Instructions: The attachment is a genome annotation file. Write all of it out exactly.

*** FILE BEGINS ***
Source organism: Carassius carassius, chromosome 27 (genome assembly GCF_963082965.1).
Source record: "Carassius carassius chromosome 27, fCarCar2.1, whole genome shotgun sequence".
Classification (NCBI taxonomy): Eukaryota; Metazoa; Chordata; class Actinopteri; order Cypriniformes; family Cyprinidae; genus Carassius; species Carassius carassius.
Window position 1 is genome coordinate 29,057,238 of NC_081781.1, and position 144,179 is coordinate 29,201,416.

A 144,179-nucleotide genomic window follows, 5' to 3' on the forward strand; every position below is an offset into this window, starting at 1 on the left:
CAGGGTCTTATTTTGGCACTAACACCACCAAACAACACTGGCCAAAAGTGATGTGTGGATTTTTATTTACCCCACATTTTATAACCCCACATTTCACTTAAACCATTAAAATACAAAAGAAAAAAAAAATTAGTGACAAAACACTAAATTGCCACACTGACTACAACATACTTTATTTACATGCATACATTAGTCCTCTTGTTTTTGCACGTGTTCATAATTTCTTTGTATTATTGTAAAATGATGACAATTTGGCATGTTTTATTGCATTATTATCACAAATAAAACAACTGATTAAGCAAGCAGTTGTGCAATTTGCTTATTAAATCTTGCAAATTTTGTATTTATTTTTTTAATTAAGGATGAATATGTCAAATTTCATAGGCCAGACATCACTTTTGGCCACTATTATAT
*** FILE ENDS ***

Source organism: Carassius carassius, chromosome 27 (genome assembly GCF_963082965.1).
Source record: "Carassius carassius chromosome 27, fCarCar2.1, whole genome shotgun sequence".
Classification (NCBI taxonomy): Eukaryota; Metazoa; Chordata; class Actinopteri; order Cypriniformes; family Cyprinidae; genus Carassius; species Carassius carassius.
Window position 1 is genome coordinate 29,057,238 of NC_081781.1, and position 144,179 is coordinate 29,201,416.

A 144,179-nucleotide genomic window follows, 5' to 3' on the forward strand; every position below is an offset into this window, starting at 1 on the left:
CAGGGTCTTATTTTGGCACTAACACCACCAAACAACACTGGCCAAAAGTGATGTGTGGATTTTTATTTACCCCACATTTTATAACCCCACATTTCACTTAAACCATTAAAATACAAAAGAAAAAAAAAATTAGTGACAAAACACTAAATTGCCACACTGACTACAACATACTTTATTTACATGCATACATTAGTCCTCTTGTTTTTGCACGTGTTCATAATTTCTTTGTATTATTGTAAAATGATGACAATTTGGCATGTTTTATTGCATTATTATCACAAATAAAACAACTGATTAAGCAAGCAGTTGTGCAATTTGCTTATTAAATCTTGCAAATTTTGTATTTATTTTTTTAATTAAGGATGAATATGTCAAATTTCATAGGCCAGACATCACTTTTGGCCACTATTATAT